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On June 28th 1969, police raided the Stonewall Inn, a gay club in Greenwich Village, New York. The raid sparked a riot, with patrons of the club, staff members and neighbourhood residents protesting and clashing with the police in the street outside the club for almost a week. Nobody was seriously injured, but the situation did become dangerous when the police barricaded themselves inside the Stonewall Inn and the rioters attempted to set it on fire. 

The Stonewall Riots were a significant milestone for the Gay Rights Movement, leading to the formation of numerous Gay Rights organisations including the Gay Liberation Front and the Human Rights Campaign. A year later, on the anniversary of the Riots, thousands of people marched through the streets of Manhattan from the Stonewall Inn to Central Park in what was America’s first Gay Pride parade. This parade marked the birth of Pride Month, which at the time, aimed to commemorate the Stonewall Riots and galvanise the push for the liberation of the gay community. Today, Pride has grown to encompass all sexual orientations, and Pride Month has developed into a time to honour the LGBTQIA+ Rights Movement and to celebrate the community’s culture. 

During Pride Month, the LGBTQIA+ community organise rallies, parades, parties, concerts and workshops to celebrate and raise awareness of their culture. They also hold commemorative events to honour members of the community who lost their lives as a result of hate crimes or HIV/AIDS. The majority of Pride events will feature the rainbow flag, the original version of which was created by designer Gilbert Baker in 1978 at the request of the American politician Harvey Milk, who asked Baker to create a symbol of pride for the gay community. Baker envisaged that symbol as a flag because he saw flags as powerful representations of pride:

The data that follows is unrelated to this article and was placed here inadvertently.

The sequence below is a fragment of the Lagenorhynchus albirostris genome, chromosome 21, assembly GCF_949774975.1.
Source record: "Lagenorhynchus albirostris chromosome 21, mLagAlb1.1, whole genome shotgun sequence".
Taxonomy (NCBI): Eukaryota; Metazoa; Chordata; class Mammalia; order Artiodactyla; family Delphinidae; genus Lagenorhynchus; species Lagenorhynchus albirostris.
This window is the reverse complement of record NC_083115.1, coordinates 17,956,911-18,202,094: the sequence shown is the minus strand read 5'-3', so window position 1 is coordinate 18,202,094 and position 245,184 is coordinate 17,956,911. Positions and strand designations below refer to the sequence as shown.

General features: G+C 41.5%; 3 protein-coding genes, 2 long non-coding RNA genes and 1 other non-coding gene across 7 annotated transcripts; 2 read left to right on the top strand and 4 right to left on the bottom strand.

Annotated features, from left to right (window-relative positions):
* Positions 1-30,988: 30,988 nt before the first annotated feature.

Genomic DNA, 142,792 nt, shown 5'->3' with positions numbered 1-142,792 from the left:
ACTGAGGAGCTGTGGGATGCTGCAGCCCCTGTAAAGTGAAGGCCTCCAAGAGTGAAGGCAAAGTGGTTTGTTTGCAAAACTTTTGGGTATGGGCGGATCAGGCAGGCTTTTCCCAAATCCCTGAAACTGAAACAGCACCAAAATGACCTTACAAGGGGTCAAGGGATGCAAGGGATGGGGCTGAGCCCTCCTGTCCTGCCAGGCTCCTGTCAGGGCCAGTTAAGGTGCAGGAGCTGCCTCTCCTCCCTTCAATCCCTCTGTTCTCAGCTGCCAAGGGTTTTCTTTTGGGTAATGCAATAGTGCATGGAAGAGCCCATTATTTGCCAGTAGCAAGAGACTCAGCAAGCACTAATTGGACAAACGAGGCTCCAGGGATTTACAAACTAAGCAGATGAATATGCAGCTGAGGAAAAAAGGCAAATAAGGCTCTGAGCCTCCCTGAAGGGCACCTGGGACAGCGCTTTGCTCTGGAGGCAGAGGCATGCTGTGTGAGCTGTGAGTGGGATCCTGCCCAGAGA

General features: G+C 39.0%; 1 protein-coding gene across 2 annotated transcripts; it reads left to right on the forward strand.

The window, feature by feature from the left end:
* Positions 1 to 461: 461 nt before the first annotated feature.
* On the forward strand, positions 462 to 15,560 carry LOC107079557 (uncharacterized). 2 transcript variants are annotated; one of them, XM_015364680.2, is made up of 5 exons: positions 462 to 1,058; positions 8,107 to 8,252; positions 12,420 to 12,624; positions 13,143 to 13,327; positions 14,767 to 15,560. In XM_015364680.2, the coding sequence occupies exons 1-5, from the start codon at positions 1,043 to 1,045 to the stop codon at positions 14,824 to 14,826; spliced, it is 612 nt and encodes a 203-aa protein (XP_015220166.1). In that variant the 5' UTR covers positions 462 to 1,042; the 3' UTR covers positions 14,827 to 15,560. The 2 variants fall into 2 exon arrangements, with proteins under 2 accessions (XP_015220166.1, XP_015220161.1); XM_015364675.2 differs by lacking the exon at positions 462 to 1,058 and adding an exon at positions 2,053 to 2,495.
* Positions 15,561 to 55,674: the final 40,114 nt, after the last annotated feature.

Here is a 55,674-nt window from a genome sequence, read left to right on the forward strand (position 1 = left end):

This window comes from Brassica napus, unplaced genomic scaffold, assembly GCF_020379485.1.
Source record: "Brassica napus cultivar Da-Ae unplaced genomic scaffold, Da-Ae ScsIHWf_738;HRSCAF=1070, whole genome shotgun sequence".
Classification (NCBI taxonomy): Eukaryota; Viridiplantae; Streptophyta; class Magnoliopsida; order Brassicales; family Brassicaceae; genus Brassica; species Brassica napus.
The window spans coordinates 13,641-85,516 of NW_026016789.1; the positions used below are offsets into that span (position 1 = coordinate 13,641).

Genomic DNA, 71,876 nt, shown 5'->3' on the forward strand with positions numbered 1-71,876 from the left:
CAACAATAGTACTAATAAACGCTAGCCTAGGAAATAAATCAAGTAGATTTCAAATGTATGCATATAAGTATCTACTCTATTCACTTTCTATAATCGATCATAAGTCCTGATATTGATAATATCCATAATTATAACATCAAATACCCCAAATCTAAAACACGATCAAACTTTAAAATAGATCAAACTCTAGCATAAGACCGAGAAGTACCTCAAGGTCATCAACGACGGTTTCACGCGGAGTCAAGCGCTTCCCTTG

Our job as gay people was to come out, to be visible, to live in the truth, as I say, to get out of the lie. A flag really fit that mission, because that’s a way of proclaiming your visibility or saying, ‘This is who I am!’”  

Each of the flag’s different colours represented a concept that was important to the gay community – e.g pink for sex, orange for healing and indigo for serenity. Today, there are multiple variations of the rainbow flag, with the six-stripe design being the most popular. 

This Pride Month, we hope that you will join us in remembering the history and celebrating the culture of the LGBTQIA+ community. Let’s champion the core truth that “we are not what other people say we are. We are who we know ourselves to be, and we are what we love.” (Laverne Cox) And let’s consider the idea that “owning our story and loving ourselves through that process is the bravest thing we’ll ever do.” (Brené Brown) We are proud to celebrate Pride Month 2023 with our global community, and are grateful for the opportunity to remind ourselves that this is and always will be Our K2.

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